Chiune Sugihara, a Japanese diplomat, saved thousands of Polish Jews during the Holocaust. Above is a picture of Sugihara and his wife, Yukiko, who will be speaking at the Japanese Cultural Center on April 4.

Isle center to honor
Holocaust hero

Japan's former consul general
saved Jews trying to escape Nazis

By Rosemarie Bernardo

Hundreds of Polish Jewish refugees fleeing the Nazi onslaught in 1940 huddled in front of the Japanese Consulate in Lithuania, forcing Consul General Chiune Sugihara to make a moral decision.

They needed visas from Sugihara to escape to Russia and eventually to Japan. The Japanese government denied him permission to issue the transit visas, but Sugihara defied his government and saved up to 6,000 lives.

Today, it is estimated that there are about 40,000 descendants of the refugees Sugihara helped escape Lithuania.

A series of events sponsored by the Japanese Cultural Center of Hawaii will be held next week to honor Sugihara.

Sugihara's widow, Yukiko, will speak about her husband and his heroic acts.

"Here's a man who was extraordinarily understated and had yet overachieved," said Rabbi Avid Magid of Temple Emanu-El.

Despite his worries about his family's safety and the likelihood of ending his career, Sugihara believed it was an ethical and moral thing to do to help the Polish Jewish refugees, according to Jewish historians. For 29 days the Japanese diplomat and his wife wrote and signed visas.

When Sugihara was ordered to go to Berlin, he continued to issue hundreds of visas to the refugees from his hotel room and through his train window as he left the country.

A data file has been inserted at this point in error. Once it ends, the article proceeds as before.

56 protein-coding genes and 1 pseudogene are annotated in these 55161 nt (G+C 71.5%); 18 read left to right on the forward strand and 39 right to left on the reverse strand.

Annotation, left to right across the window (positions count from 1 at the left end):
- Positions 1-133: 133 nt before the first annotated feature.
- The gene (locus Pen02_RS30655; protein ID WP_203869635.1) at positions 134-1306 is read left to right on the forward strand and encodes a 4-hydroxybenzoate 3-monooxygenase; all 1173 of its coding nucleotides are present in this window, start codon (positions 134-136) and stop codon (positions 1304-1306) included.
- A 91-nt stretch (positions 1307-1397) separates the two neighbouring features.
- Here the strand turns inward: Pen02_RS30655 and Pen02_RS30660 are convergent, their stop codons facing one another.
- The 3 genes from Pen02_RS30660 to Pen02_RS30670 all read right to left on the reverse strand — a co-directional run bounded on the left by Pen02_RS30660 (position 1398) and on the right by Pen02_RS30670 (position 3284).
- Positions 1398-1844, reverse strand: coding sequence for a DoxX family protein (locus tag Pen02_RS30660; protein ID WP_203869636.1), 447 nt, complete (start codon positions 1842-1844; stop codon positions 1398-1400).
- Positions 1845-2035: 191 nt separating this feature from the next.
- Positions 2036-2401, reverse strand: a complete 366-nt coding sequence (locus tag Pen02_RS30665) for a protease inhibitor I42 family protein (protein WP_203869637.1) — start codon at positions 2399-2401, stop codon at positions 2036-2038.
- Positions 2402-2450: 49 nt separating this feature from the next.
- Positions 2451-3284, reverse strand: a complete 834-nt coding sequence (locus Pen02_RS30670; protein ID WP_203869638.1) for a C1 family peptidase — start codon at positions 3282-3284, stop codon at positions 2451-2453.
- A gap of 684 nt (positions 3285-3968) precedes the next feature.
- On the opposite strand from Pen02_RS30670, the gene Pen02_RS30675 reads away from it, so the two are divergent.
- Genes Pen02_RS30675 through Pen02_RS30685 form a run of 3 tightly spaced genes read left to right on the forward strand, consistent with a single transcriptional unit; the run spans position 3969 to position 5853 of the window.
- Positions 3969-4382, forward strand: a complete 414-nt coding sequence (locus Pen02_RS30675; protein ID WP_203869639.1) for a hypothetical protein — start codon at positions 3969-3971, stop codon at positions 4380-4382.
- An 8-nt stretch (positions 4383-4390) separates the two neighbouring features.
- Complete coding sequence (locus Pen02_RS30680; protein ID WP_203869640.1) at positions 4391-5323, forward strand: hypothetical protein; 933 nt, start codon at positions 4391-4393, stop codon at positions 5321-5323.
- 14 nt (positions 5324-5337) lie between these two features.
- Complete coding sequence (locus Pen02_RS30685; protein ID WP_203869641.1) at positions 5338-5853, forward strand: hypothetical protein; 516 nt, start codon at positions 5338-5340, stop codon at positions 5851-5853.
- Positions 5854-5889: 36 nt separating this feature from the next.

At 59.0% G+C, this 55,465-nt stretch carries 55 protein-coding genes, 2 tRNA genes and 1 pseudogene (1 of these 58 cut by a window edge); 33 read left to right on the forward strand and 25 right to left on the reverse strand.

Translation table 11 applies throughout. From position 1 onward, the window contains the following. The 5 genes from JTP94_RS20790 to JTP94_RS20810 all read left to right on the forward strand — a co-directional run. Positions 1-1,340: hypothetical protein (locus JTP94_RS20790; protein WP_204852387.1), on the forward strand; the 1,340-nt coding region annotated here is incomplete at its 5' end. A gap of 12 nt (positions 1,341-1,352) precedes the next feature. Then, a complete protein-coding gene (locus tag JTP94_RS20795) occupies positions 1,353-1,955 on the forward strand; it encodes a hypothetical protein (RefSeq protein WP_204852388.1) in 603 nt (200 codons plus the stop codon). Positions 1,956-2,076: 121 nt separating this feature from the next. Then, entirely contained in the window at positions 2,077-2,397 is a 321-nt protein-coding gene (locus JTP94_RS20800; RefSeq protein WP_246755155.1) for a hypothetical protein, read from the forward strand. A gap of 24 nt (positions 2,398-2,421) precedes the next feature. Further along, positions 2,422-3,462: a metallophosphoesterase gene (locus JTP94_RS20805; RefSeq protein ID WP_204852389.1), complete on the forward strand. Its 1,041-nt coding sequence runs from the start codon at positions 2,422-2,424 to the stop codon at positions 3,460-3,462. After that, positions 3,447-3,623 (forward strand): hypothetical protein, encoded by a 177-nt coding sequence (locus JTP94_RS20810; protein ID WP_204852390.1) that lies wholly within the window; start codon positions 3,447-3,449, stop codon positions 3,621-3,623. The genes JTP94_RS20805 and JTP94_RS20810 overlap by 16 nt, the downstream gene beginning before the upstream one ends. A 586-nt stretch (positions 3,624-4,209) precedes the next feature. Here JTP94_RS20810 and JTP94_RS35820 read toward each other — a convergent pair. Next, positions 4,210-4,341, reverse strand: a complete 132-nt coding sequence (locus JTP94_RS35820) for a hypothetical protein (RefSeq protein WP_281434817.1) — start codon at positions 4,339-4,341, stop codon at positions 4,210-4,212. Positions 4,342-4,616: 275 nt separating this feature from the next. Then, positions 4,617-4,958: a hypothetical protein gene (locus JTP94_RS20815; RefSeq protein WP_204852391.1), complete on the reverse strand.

Waialae Nui resident Seymour Kazimirski, whose mother, Ann, is a Holocaust survivor, said: "Especially in these times, we find people of different nationalities helping other people. He's an example of what the world should be.

"Even though the Japanese were not our allies during World War II, here's an example of a man who understood the importance of saving lives," said Kazimirski, who will be a panelist at one of the Sugihara events.

A copy of a transit visa that Chiune Sugihara issued to thousands of Polish Jews in Lithuania during the German invasion of Poland.

Sugihara and his family were imprisoned at an internment camp in Romania after the war. When he returned to Japan in 1947, he was dismissed from diplomatic service for issuing the visas.

According to the Jewish Virtual Library, Sugihara would say, "I may have disobeyed my government, but if I didn't I would be disobeying God."

"Those people told me the kind of horror they would have to face if they didn't get away from the Nazis, and I believed them. There was no place else for them to go. They trusted me. They recognized me as a legitimate functionary of the Japanese Ministry. If I had waited any longer, even if permission came, it might have been too late," he told Stars and Stripes in 1985.

Sugihara has often been referred to as "Japan's Schindler." However, Kazimirski said he would not compare Sugihara to Oskar Schindler, who employed Jewish people at his factory during the Holocaust.

"With Mr. Sugihara, he was a very special case. Sugihara and his wife, Yukiko, believed it was their moral duty to save the Jews. This was very different from what they were told to do," he said.

"He was shunned afterward because he didn't follow orders. He took it upon himself to escape the tyranny and was totally against the will of the government. That in itself makes him a total different person."

In 1985, Sugihara was honored by Israel's Holocaust Martyrs and Heroes' Remembrance Authority with the title of "Righteous Among the Nations." A year later, he died at his home near Tokyo.

"Here's a man who for 40 years had no idea that the visas he had given had been honored. It wasn't until 1985 that he realized it," said Magid. "It wasn't until 1985 that people have realized what he had done."

For more information on Chiune Sempo Sugihara, go to the Jewish Virtual Library's Web site at

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